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Andy Baker

Head Trainer

Andy is the director and head trainer of Able Training, he has been training for over 10 years. He started Able Training in 2008 and since that time he has grown it to where it is today with the assistance of a small team of dedicated staff.

Why did you start Able Training?

I had been freelancing as a trainer for a number of years working for lots of other companies providing various courses and over that time I received a lot of positive feedback. I didn’t always feel then that those training companies took note of that and looked after me as a freelancer. One of our philosophies is to look after and reward our training team. We expect high standards from our trainers but we also aim to look after them and reward and appreciate those high standards so that they persist. Another reason I felt I needed to start Able Training was because the positive feedback I received often took the phrase “so much better than the other training we have had”. This also made me realise that there are lot of poor standards of training out there. Some people are highly knowledgeable, others highly experienced but that doesn’t make them good teachers/trainers. We try to ensure that all are courses are fun, engaging and thought or feeling provoking as that is how information is more likely to stick and be used. Training does not make for better staff it is only if the staff then use the training that it improves a service – and staff have got to feel engaged to retain and use the skills we teach.

Has the training industry changed in the last 10 years?

Massively. Training has progressively become more and more important to regulating bodies – it is a way that most industries including the adult and child health and social care settings and education settings are judged. It demonstrates a culture and attitude that the organisation is focused on maintaining or improving standards. Regulators like the QCQ and Ofsted want to see more and more evidence that specific skills are being developed which are organisation / risk specific but also that the basics and fundamentals are being addressed and maintained for existing and new staff. This increased pressure to implement training has put additional strain on budgets for many companies, so many have had to explore alternatives. E-learning is one route that many companies have taken, especially for the more theoretical mandatory courses. They tend to be cheap (e.g we have awareness courses that only cost £4 + VAT per person) and the staff can achieve them in their own time or working them around shifts. The downside of these courses is that they do not allow the same level of personalisation by the trainer and the staff cannot ask questions to confirm understanding or clarify details. There are also certain courses that we feel should not be learnt from e-learning alone, subjects like first aid , moving and handling of people and physical intervention are not suitable to be taught as theory only courses, staff need hands on practical training.

What is your funniest moment in a training course?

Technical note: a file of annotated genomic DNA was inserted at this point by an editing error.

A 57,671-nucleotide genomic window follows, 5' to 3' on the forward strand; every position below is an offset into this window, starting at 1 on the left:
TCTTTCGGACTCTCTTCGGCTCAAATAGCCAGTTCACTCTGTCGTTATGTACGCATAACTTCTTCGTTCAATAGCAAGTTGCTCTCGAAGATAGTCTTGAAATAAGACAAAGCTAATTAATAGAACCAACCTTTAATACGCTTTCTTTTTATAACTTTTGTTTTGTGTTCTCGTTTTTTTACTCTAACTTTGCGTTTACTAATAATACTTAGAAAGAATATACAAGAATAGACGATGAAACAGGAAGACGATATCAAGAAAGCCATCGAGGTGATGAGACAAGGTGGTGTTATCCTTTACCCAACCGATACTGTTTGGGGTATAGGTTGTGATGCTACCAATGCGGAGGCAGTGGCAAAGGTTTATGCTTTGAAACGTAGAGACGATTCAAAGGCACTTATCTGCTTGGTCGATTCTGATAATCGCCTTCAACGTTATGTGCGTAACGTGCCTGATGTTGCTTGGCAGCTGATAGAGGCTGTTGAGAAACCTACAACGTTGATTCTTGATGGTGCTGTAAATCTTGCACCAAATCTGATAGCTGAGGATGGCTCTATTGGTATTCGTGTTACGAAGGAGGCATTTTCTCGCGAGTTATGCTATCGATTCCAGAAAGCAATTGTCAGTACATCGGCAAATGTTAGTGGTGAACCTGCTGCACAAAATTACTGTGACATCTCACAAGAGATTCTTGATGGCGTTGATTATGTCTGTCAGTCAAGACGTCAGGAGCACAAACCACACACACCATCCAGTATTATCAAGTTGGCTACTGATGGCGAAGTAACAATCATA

I was teaching first aid and we had reached the point in the training for recovery position training. I demonstrated what we were supposed to be doing and then lay down to act as the casualty while the attendees rolled me into the safe airway position. The first lady came to my side, checked me for response but then proceeded to attempt mouth to mouth rescue breaths. I opened my eyes just as her head was coming down, eyes closed, mouth open about to give me the “kiss of life”. I called a halt and the poor lady turned the most amazing shade of red, I think I may have looked a little flushed too.

What is the hardest part of the job?

I love what I do. I have a passion for teaching and I am so glad I do what I do. I am so proud of my company, my staff and what we offer and achieve. I don’t struggle to get up in the morning to come and work, except sometimes when its 4.30AM and I have to travel for 4 hours to get to a job but I am always fine when I get there and if I could eliminate traffic jams my job may be perfect.The only thing I really find hard is that some sessions are emotionally draining. Some of the courses I teach like challenging behaviour and self harm can cause attendees to look for answers to their individual difficulties which is fine and understandable but sometimes their situations are extremely complex and more than I can assist with on just a half day course. However, I do get emotionally affected by their struggles, stresses and worries as I listen and empathise with their concerns and stories. I would never not want that to happen or dismiss it but that can be a hard day – when I can’t give a person the answer they are hoping for, but I feel their distress.

How do you see Able growing in the future?

I want Able to continue its growth and become a highly recognised brand, however it must maintain its person-centred approach to training and customer service. We look after our customers and our trainers and want people to feel they know us as a company. They know our service will continue to be reliable, affordable and enjoyable.

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